photojournalist Beb REYNOL

Afghanistan - The Road to Kabul

The Road to Kabul

"I can never forget the delights of Kabul, nor express the depth of my longing to return."
Zahiruddin Mohammed Babar, founder of the Moghul Empire.

It is the journey of an uncertain dream. A journey I have experienced while in Afghanistan. I spent nights sharing hotel floors with dozens of men. From across the room, old and young were confined to a sole purpose, a similar destiny, to find work and to live a life, and perhaps forget years of destructive warfare they survived.

From all over Afghanistan, the desire to go forward is unanimous and perhaps a dream becoming true. Kabul has seen unprecedented changes, but men found themselves engaged into hard labor to live in a city that lost its beauty. The lack of basic resources and constant isolation split thousands of young boys into crucial choices. Their youth became short, they were among men; they became men.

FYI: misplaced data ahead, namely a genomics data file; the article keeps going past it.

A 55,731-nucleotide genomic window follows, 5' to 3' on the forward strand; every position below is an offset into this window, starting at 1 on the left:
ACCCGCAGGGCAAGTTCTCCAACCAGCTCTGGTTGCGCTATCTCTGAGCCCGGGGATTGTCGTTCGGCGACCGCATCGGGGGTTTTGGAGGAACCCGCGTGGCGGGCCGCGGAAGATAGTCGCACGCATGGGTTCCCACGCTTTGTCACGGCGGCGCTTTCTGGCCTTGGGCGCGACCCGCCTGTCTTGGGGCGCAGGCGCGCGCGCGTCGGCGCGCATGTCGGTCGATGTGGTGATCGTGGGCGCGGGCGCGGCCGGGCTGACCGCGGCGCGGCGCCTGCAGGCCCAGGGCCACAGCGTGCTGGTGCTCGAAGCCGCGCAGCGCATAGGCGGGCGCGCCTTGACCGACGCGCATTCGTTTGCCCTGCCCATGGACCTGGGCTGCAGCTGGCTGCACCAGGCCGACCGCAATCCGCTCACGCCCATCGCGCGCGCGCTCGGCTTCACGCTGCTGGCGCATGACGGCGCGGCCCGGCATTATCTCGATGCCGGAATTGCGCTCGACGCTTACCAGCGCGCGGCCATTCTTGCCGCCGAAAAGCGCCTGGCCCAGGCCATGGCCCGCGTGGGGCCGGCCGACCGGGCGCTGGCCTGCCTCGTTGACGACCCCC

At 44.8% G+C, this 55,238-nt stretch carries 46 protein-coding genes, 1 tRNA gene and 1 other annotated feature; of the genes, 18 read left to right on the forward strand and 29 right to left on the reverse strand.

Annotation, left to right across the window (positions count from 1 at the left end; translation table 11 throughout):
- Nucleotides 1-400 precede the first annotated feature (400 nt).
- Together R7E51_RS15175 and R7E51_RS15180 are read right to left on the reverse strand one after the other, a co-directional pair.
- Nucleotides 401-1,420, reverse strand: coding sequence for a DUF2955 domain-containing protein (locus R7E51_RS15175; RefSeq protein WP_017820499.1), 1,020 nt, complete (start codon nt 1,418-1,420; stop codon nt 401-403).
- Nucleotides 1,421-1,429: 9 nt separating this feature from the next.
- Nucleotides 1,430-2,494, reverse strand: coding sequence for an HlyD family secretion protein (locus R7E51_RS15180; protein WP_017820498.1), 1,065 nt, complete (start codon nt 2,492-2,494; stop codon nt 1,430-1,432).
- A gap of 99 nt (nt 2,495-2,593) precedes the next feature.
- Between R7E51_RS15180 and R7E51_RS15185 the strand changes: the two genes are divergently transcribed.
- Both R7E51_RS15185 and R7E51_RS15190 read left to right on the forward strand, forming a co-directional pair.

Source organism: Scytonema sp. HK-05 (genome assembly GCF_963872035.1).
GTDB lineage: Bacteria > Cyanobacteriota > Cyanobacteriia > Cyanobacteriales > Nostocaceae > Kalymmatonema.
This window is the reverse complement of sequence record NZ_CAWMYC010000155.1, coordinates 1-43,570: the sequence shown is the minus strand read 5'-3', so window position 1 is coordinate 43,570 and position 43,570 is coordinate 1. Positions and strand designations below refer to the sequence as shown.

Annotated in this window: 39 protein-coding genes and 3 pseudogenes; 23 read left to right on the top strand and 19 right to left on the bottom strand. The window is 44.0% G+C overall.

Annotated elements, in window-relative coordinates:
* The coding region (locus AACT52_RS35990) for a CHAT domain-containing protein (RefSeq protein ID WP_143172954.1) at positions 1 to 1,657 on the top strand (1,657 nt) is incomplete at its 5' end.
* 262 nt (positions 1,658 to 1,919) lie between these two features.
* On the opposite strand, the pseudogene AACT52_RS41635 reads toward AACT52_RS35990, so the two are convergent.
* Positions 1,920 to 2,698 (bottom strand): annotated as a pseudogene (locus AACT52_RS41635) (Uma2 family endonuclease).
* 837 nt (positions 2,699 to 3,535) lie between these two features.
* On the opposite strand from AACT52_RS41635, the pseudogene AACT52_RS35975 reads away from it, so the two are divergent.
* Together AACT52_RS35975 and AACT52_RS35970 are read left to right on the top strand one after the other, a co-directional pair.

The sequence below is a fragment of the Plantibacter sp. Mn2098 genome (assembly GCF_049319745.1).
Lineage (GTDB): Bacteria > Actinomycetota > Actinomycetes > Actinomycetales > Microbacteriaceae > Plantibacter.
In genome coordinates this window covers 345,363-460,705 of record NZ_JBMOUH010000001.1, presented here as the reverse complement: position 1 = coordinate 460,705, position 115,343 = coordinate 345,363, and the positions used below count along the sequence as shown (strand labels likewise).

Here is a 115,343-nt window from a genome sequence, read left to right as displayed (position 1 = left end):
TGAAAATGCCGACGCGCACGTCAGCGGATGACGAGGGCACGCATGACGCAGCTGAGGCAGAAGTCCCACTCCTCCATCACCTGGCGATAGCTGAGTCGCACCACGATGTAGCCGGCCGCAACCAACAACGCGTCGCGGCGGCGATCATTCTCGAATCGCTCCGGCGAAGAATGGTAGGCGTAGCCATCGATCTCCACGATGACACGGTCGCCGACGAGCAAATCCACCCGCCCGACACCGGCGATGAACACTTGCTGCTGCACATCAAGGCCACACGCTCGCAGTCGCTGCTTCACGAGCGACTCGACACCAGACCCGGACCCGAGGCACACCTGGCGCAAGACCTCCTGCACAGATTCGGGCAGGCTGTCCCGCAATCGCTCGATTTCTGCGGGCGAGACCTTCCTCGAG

The image of the young boy changing a tire presents the essence of this matter. And the women were still conditioned behind a curtain of law.

Beb C. Reynol, Kabul, Afghanistan - 2004.

Afghanistan Coal Mine

Coal miner, Afghanistan

Often working at a depth of more than 360 meters deep, the miners extra the mineral with only shovels and pickaxes in hand, battery powered lamps on top of their heads, and old equipment once imported from more...


Street Boys
Kandahar, Afghanistan

After the fall of the Taliban in 2001, the world was able to measure the massive level of disruption to social, economic, political and cultural life in Afghanistan. An estimated 30,000 to 50,000 orphans live in the streets of Kabul alone. Ironically, these children are the backbone of a traditional Afghan society that is trying to rebuild viable values for a peaceful future.